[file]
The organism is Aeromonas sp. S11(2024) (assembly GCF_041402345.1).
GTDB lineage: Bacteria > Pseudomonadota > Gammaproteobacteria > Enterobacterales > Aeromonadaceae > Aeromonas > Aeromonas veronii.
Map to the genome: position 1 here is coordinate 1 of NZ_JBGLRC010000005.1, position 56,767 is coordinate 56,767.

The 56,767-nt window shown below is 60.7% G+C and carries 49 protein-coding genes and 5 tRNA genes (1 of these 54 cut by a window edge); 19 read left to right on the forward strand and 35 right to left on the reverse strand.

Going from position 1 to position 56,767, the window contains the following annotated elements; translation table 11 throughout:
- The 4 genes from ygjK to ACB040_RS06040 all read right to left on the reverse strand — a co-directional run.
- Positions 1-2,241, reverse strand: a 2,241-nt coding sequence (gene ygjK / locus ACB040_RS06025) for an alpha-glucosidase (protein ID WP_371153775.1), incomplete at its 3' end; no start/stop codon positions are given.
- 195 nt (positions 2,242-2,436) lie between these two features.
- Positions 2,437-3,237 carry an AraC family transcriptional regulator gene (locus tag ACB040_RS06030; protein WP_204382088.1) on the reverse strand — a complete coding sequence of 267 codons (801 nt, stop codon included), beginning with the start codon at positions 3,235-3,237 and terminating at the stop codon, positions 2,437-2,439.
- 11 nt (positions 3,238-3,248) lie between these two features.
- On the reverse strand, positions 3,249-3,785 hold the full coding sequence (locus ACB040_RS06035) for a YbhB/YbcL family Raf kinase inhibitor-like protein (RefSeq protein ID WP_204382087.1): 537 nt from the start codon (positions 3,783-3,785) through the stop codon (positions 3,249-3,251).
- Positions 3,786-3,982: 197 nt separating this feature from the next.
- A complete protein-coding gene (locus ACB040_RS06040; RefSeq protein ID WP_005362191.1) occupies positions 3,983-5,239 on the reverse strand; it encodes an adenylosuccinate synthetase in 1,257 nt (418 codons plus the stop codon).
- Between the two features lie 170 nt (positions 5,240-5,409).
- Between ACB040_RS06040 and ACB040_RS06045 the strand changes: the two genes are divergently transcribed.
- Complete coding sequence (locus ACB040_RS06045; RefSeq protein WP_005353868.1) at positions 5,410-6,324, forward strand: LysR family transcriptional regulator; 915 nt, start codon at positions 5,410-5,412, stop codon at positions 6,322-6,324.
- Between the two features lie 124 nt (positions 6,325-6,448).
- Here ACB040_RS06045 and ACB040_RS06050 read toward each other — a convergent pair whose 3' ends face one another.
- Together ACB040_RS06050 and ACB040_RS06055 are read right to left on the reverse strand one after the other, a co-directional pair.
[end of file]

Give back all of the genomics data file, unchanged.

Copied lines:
The organism is Aeromonas sp. S11(2024) (assembly GCF_041402345.1).
GTDB lineage: Bacteria > Pseudomonadota > Gammaproteobacteria > Enterobacterales > Aeromonadaceae > Aeromonas > Aeromonas veronii.
Map to the genome: position 1 here is coordinate 1 of NZ_JBGLRC010000005.1, position 56,767 is coordinate 56,767.

The 56,767-nt window shown below is 60.7% G+C and carries 49 protein-coding genes and 5 tRNA genes (1 of these 54 cut by a window edge); 19 read left to right on the forward strand and 35 right to left on the reverse strand.

Going from position 1 to position 56,767, the window contains the following annotated elements; translation table 11 throughout:
- The 4 genes from ygjK to ACB040_RS06040 all read right to left on the reverse strand — a co-directional run.
- Positions 1-2,241, reverse strand: a 2,241-nt coding sequence (gene ygjK / locus ACB040_RS06025) for an alpha-glucosidase (protein ID WP_371153775.1), incomplete at its 3' end; no start/stop codon positions are given.
- 195 nt (positions 2,242-2,436) lie between these two features.
- Positions 2,437-3,237 carry an AraC family transcriptional regulator gene (locus tag ACB040_RS06030; protein WP_204382088.1) on the reverse strand — a complete coding sequence of 267 codons (801 nt, stop codon included), beginning with the start codon at positions 3,235-3,237 and terminating at the stop codon, positions 2,437-2,439.
- 11 nt (positions 3,238-3,248) lie between these two features.
- On the reverse strand, positions 3,249-3,785 hold the full coding sequence (locus ACB040_RS06035) for a YbhB/YbcL family Raf kinase inhibitor-like protein (RefSeq protein ID WP_204382087.1): 537 nt from the start codon (positions 3,783-3,785) through the stop codon (positions 3,249-3,251).
- Positions 3,786-3,982: 197 nt separating this feature from the next.
- A complete protein-coding gene (locus ACB040_RS06040; RefSeq protein ID WP_005362191.1) occupies positions 3,983-5,239 on the reverse strand; it encodes an adenylosuccinate synthetase in 1,257 nt (418 codons plus the stop codon).
- Between the two features lie 170 nt (positions 5,240-5,409).
- Between ACB040_RS06040 and ACB040_RS06045 the strand changes: the two genes are divergently transcribed.
- Complete coding sequence (locus ACB040_RS06045; RefSeq protein WP_005353868.1) at positions 5,410-6,324, forward strand: LysR family transcriptional regulator; 915 nt, start codon at positions 5,410-5,412, stop codon at positions 6,322-6,324.
- Between the two features lie 124 nt (positions 6,325-6,448).
- Here ACB040_RS06045 and ACB040_RS06050 read toward each other — a convergent pair whose 3' ends face one another.
- Together ACB040_RS06050 and ACB040_RS06055 are read right to left on the reverse strand one after the other, a co-directional pair.